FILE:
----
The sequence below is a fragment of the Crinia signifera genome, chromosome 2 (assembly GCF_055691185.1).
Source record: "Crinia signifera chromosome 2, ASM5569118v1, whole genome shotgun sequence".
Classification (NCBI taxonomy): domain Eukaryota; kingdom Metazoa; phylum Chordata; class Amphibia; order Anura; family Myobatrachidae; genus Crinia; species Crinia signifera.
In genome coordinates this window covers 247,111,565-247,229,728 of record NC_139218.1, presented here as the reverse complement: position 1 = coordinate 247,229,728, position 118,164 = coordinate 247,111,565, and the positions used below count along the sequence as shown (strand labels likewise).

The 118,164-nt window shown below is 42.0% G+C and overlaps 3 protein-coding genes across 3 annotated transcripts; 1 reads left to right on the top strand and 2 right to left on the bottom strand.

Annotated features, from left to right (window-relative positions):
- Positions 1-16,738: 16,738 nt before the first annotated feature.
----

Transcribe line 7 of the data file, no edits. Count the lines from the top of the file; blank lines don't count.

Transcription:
- Positions 1-16,738: 16,738 nt before the first annotated feature.